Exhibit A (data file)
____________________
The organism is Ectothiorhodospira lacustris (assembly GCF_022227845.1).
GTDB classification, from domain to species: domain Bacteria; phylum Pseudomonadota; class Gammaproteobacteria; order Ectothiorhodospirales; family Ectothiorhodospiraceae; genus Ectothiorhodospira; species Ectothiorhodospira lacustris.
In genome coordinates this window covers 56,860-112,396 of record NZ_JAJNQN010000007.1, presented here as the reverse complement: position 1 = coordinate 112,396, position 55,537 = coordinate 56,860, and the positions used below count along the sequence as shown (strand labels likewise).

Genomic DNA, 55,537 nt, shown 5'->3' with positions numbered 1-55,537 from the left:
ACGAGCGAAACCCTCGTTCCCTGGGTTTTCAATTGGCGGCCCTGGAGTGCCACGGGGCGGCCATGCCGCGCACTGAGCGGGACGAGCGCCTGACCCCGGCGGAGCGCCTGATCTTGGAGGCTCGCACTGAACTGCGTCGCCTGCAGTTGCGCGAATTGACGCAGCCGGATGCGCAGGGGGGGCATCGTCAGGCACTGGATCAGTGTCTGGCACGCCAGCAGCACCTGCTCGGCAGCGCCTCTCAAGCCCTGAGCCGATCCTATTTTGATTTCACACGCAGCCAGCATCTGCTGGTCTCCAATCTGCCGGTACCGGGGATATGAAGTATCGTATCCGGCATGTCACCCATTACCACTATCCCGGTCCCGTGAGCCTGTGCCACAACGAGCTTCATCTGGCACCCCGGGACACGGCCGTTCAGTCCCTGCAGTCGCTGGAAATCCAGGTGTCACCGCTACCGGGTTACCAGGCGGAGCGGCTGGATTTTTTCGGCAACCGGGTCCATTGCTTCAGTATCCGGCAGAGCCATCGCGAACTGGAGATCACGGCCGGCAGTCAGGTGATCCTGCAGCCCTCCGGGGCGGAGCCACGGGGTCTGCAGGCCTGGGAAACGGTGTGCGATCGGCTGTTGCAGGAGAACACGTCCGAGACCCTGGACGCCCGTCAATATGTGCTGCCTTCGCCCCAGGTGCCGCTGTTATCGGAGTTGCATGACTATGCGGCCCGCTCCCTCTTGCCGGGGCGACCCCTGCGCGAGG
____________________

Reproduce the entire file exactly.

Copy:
The organism is Ectothiorhodospira lacustris (assembly GCF_022227845.1).
GTDB classification, from domain to species: domain Bacteria; phylum Pseudomonadota; class Gammaproteobacteria; order Ectothiorhodospirales; family Ectothiorhodospiraceae; genus Ectothiorhodospira; species Ectothiorhodospira lacustris.
In genome coordinates this window covers 56,860-112,396 of record NZ_JAJNQN010000007.1, presented here as the reverse complement: position 1 = coordinate 112,396, position 55,537 = coordinate 56,860, and the positions used below count along the sequence as shown (strand labels likewise).

Genomic DNA, 55,537 nt, shown 5'->3' with positions numbered 1-55,537 from the left:
ACGAGCGAAACCCTCGTTCCCTGGGTTTTCAATTGGCGGCCCTGGAGTGCCACGGGGCGGCCATGCCGCGCACTGAGCGGGACGAGCGCCTGACCCCGGCGGAGCGCCTGATCTTGGAGGCTCGCACTGAACTGCGTCGCCTGCAGTTGCGCGAATTGACGCAGCCGGATGCGCAGGGGGGGCATCGTCAGGCACTGGATCAGTGTCTGGCACGCCAGCAGCACCTGCTCGGCAGCGCCTCTCAAGCCCTGAGCCGATCCTATTTTGATTTCACACGCAGCCAGCATCTGCTGGTCTCCAATCTGCCGGTACCGGGGATATGAAGTATCGTATCCGGCATGTCACCCATTACCACTATCCCGGTCCCGTGAGCCTGTGCCACAACGAGCTTCATCTGGCACCCCGGGACACGGCCGTTCAGTCCCTGCAGTCGCTGGAAATCCAGGTGTCACCGCTACCGGGTTACCAGGCGGAGCGGCTGGATTTTTTCGGCAACCGGGTCCATTGCTTCAGTATCCGGCAGAGCCATCGCGAACTGGAGATCACGGCCGGCAGTCAGGTGATCCTGCAGCCCTCCGGGGCGGAGCCACGGGGTCTGCAGGCCTGGGAAACGGTGTGCGATCGGCTGTTGCAGGAGAACACGTCCGAGACCCTGGACGCCCGTCAATATGTGCTGCCTTCGCCCCAGGTGCCGCTGTTATCGGAGTTGCATGACTATGCGGCCCGCTCCCTCTTGCCGGGGCGACCCCTGCGCGAGG